A RTRP Can Still Help Businesses Obtain Bonus Depreciation for 2011 Tax Returns

June 30, 2011 by  Filed under: Taxes 

Business owners are faced with such a wide array of tax matters that most of them rely upon professional tax return preparers. Keeping track of various tax rules makes tax preparer jobs especially important for businesses.

In addition, tax laws frequently change. These are opportunities for all individuals with Registered Tax Return Preparer status to promote their tax practices as knowledgeable specialists. Your value as a tax preparer for business owners is the ability to capture all tax advantages – including those enacted for temporary periods.

One example of a short-term tax benefit for small businesses ends in 2011. This issue affects depreciation of new assets acquired before the end of the year. In fact, a RTRP can help business owners make important purchase decisions by pointing out this advantageous tax situation. That tax impact can be a critical consideration for finalizing a purchase before 2012, when the tax benefit expires.

The tax rules in effect for 2011 provide an expansion of bonus depreciation. This is the amount of cost that a business can deduct as depreciation expense in the first year an asset is placed in service. Bonus depreciation is expanded to 100 percent of new business property in 2011. The tax law is scheduled to revert back to 50 percent bonus depreciation after 2011.

The same tax law also affects Section 179 deductions for 2011. Your income tax course teaches you about the impact of Section 179 for the first year that a business asset is placed in service. All of the costs for new purchases up to a specified limit are deductible under Section 179. The limit for expensing of cost under Section 179 is increased to $500,000 for 2011. This applies to purchases of machinery, equipment, furniture, computers, software, and even some vehicles.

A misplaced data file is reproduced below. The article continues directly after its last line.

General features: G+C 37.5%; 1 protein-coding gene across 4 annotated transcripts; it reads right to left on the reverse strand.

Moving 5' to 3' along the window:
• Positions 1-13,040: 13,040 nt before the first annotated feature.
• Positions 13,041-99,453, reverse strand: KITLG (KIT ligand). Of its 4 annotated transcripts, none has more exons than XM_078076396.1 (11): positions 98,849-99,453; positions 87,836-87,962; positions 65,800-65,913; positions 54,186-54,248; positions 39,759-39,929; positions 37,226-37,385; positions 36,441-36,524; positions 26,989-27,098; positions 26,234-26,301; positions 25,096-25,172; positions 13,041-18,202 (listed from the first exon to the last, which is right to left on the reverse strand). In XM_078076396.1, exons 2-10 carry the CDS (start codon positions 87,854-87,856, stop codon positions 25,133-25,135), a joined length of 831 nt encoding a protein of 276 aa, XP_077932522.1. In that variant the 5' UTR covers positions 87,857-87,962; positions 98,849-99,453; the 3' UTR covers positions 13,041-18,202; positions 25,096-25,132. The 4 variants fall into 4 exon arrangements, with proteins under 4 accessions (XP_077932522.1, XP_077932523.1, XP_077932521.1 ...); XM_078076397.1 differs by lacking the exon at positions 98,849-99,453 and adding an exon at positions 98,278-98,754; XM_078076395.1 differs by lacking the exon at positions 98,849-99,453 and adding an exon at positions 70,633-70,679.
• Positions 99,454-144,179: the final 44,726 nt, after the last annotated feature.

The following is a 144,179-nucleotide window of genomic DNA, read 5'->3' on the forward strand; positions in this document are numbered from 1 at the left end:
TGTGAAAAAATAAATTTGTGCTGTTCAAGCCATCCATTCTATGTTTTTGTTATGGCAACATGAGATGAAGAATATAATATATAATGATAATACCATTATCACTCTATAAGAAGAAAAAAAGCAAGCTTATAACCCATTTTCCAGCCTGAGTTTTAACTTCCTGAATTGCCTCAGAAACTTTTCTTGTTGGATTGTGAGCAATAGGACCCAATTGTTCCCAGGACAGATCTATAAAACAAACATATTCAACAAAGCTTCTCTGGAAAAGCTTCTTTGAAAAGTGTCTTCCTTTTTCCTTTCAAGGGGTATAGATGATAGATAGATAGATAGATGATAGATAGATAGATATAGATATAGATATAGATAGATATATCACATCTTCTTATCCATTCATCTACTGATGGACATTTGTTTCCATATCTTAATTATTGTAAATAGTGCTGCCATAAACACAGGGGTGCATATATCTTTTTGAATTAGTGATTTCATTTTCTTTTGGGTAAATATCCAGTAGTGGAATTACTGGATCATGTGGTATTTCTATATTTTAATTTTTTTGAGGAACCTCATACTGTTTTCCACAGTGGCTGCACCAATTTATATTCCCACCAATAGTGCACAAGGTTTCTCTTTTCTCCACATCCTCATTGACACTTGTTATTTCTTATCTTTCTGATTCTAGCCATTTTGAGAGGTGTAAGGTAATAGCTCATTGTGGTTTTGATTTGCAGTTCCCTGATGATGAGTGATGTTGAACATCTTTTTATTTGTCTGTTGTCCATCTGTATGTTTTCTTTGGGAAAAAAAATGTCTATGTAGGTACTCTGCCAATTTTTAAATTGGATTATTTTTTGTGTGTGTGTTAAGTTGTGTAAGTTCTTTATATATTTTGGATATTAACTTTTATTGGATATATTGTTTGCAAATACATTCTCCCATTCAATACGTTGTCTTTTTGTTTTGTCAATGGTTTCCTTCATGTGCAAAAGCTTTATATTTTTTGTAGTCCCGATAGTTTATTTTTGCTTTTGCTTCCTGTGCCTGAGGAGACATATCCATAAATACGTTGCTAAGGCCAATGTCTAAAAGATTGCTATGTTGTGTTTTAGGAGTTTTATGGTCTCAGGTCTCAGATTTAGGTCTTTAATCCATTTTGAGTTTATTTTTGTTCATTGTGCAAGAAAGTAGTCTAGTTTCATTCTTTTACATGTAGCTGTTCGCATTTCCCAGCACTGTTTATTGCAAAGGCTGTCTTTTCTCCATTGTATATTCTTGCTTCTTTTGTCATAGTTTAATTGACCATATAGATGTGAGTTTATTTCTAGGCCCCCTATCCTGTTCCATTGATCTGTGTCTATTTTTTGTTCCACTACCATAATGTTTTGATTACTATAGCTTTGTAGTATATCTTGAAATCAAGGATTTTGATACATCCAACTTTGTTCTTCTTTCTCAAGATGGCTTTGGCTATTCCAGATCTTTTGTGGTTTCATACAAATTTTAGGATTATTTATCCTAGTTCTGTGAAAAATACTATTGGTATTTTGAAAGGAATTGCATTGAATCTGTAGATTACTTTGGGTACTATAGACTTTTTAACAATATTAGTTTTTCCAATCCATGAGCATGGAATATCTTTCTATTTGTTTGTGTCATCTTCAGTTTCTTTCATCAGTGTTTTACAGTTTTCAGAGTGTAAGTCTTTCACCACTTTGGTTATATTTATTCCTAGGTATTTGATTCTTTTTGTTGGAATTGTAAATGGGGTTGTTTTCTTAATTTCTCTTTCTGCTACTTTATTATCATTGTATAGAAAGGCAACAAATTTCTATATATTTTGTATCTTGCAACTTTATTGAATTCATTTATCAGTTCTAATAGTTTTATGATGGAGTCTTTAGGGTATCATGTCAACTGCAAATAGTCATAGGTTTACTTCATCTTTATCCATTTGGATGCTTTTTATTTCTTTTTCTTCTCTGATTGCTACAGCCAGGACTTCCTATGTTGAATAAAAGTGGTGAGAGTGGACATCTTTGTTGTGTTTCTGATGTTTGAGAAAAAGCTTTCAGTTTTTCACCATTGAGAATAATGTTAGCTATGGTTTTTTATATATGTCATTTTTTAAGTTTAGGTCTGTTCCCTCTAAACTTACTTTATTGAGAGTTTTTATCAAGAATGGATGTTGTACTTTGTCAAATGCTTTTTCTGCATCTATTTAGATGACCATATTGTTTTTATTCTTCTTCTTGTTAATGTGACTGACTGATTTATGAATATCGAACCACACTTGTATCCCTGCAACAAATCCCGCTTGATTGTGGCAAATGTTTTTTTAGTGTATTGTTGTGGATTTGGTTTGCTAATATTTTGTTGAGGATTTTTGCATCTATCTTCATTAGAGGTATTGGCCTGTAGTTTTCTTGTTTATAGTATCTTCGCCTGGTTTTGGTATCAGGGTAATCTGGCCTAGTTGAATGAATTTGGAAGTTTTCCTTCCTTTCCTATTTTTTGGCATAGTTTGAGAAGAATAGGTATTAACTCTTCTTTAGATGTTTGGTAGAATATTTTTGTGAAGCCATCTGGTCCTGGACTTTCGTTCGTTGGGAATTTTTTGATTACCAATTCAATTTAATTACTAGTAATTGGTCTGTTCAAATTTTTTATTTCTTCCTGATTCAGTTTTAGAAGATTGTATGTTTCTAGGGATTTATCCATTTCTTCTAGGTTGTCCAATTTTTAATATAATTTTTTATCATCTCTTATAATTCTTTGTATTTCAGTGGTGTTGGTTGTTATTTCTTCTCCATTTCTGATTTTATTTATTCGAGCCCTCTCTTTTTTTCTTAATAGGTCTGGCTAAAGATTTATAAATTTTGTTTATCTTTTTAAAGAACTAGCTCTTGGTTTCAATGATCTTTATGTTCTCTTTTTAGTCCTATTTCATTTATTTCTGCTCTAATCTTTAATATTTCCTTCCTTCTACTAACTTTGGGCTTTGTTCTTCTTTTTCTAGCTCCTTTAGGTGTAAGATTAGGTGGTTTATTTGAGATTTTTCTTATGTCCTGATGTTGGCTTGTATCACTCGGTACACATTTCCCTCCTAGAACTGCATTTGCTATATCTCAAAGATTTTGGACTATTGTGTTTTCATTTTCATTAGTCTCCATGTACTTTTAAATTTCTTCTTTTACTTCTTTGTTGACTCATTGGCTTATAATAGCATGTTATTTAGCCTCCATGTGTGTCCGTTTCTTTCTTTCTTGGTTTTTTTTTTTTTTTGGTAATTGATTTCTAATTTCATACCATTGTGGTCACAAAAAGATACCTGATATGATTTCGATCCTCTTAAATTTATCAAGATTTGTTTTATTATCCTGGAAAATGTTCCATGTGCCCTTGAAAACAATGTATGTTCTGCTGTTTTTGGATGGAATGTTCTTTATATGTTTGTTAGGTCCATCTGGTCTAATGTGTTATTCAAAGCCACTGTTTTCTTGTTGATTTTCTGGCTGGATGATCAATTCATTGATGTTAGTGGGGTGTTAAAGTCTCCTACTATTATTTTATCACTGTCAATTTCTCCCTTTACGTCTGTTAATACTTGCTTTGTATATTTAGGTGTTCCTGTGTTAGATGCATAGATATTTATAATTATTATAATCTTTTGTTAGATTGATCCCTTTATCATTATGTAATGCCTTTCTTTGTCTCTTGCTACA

A Section 179 deduction can apply to all or part of the costs for new assets. For 2011, the total cost for all property to which Section 179 is applied cannot exceed $2,000,000. So a business cannot utilize the entire $500,000 Section 179 deduction on a machinery purchase that exceeds $2,000,000. Instead, the Section 179 deduction is reduced one dollar for every dollar that the property cost exceeds $2,000,000.

Section 179 is only available up to the amount of a business’s profit. Therefore, many marginally profitable businesses are best advised to use bonus depreciation. That produces the same advantage in 2011 because the bonus is 100 percent of cost. A business loss created by the deduction is carried over to reduce taxable profit in future years. A business is entitled to depreciation deduction and Section 179 expense whether paying cash for an asset or financing the purchase.

When you become a tax preparer, your qualifications allow you to properly advise business owners about maximizing their tax benefits. An ideal situation for that is the temporary tax benefits on fixed assets purchased in 2011.

IRS Circular 230 Disclosure

Pursuant to the requirements of the Internal Revenue Service Circular 230, we inform you that, to the extent any advice relating to a Federal tax issue is contained in this communication, including in any attachments, it was not written or intended to be used, and cannot be used, for the purpose of (a) avoiding any tax related penalties that may be imposed on you or any other person under the Internal Revenue Code, or (b) promoting, marketing or recommending to another person any transaction or matter addressed in this communication.

Fast Forward Academy is a leading publisher of education for tax preparer jobs and tax professionals. Access to free questions for the Registered Tax Return Preparer is available on their website.

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